18. 18. COPYRIGHT©PÖYRY 19 CONTENTS 1. Overview 2. Industrial Contract Structure 3. Timing and allocation mechanism 4. Cost and expense estimates TVCA | FEBRUARY 2017 INDUSTRIAL CCS BUSINESS MODELS
  19. 19. COPYRIGHT©PÖYRY EII CONTRACT ALLOCATION TVCA | FEBRUARY 2017 INDUSTRIAL CCS BUSINESS MODELS 20 Commit to store locations early (but not commit full funding) to minimise pre-feed requirements, then run parallel processes to deliver industrial + power CCS hub
  20. 20. COPYRIGHT©PÖYRY 21 CONTENTS 1. Industrial Contract Structure 2. Timing and allocation mechanism 3. Cost and expense estimates TVCA | FEBRUARY 2017 INDUSTRIAL CCS BUSINESS MODELS
  21. 21. COPYRIGHT©PÖYRY CCS CAPTURE HUB AT TEESSIDE – FUNDING COST OVERVIEW TVCA | FEBRUARY 2017 INDUSTRIAL CCS BUSINESS MODELS 22 *Average over 15 year support life commissioning in 2025, assumes DECC 2015 elec and CO2 forecasts rising to £47/tCO2 by 2030 **Assumes a T&S network in place and charged at £18/tCO2 [based on latest ETI estimates of levelised T&S cost allowing for ramp up] CO2 reduction (kt CO2 /yr) 3 Teesside blueprint EIIs 730 £2.2M £15M £110M £16mpa OPEX £13mpa T&S Fee** -£31mpa CO2 saving* 3 follow on EIIs 1700 £8M £40M £340M £26mpa OPEX £31mpa T&S Fee** -£71mpa CO2 saving* Industrial inward investment 1400 850MW Teesside CCGT 2000 H2 for domestic heating 1440 Total 7270 Pre-FEED FEED Construction Operation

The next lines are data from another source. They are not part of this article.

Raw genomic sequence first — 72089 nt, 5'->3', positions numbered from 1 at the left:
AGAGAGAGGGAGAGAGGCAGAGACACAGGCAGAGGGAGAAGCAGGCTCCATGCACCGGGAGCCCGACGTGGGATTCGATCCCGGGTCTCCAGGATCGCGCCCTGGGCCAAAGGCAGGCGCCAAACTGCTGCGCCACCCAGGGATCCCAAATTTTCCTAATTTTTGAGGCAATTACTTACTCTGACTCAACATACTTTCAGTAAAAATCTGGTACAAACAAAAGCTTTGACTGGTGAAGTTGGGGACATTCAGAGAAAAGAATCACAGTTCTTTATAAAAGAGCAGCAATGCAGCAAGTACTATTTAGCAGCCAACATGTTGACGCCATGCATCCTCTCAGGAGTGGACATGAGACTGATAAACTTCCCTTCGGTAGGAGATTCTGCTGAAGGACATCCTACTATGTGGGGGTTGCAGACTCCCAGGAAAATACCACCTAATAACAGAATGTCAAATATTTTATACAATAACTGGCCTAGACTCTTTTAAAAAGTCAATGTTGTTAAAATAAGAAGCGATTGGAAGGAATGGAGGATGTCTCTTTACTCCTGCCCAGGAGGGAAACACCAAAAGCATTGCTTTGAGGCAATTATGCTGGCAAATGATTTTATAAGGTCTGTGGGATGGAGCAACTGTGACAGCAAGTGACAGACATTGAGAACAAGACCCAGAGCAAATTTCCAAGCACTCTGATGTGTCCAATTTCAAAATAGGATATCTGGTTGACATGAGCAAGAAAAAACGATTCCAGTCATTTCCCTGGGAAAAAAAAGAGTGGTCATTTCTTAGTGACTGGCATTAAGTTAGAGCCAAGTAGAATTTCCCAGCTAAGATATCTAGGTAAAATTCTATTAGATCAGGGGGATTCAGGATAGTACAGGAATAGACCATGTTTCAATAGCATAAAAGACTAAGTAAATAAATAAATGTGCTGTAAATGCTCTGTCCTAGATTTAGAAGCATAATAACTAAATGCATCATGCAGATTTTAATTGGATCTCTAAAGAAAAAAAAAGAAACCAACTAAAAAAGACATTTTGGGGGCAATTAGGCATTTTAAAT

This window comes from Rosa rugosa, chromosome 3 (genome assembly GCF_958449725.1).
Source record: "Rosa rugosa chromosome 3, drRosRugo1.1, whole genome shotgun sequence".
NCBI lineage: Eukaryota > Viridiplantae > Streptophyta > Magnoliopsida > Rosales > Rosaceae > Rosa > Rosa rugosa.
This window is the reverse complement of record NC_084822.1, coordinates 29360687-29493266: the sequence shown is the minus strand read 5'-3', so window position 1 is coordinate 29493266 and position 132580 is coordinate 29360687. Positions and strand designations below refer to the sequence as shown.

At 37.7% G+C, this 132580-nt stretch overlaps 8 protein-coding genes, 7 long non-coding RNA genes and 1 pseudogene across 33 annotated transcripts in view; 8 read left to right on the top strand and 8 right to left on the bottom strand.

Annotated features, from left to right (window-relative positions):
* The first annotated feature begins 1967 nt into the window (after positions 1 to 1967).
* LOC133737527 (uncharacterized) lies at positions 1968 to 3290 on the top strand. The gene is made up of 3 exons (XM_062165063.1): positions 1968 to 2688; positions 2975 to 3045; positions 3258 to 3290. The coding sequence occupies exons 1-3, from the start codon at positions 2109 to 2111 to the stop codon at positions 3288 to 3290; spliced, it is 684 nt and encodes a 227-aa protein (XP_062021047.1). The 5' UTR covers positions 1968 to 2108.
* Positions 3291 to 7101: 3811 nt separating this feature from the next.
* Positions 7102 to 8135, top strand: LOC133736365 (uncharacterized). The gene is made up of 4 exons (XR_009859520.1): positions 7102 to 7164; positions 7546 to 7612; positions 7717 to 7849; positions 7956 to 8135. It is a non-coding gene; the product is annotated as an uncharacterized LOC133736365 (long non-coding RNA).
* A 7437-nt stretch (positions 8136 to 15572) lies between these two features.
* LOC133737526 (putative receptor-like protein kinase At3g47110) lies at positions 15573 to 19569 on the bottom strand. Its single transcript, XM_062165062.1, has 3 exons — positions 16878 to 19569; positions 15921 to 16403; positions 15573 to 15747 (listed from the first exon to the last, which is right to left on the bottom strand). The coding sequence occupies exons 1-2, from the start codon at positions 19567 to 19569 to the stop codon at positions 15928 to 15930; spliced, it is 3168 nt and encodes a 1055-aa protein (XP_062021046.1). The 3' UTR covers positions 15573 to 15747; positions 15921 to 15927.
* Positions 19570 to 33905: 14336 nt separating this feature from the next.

22. 22. COPYRIGHT©PÖYRY COSTS BREAKDOWN: 3 TEESSIDE BLUEPRINT EIIS ONLY  Costs in £/tCO2 stored over a 15 year scheme lifetime – Discount rate of 3.5%  Total cost compares favourably to social cost of carbon from treasury green book (£78/tCO2 by 2030) – Carbon permit value clearly sensitive to carbon market value used TVCA | FEBRUARY 2017 INDUSTRIAL CCS BUSINESS MODELS 23 Chart shows breakdown of costs by type – ‘net’ cost heavily dependent on CO2 price *Assumes DECC 2015 reference scenario electricity and carbon price forecasts rising to £47/tCO2 by 2030, and commissioning in 2025 7 9 22 18 41 58 17 0 5 10 15 20 25 30 35 40 45 50 55 60 Abatementcost(£/tCO2) ‘Net’ cost Carbon permit value* TotalT&S Fee OPEXCAPEX Support GrantFEED 2 Pre- FEED 0.4 Numbers for 3 original EIIs only and don’t include any cost reduction opportunities (e.g. opex reduction from aggregation)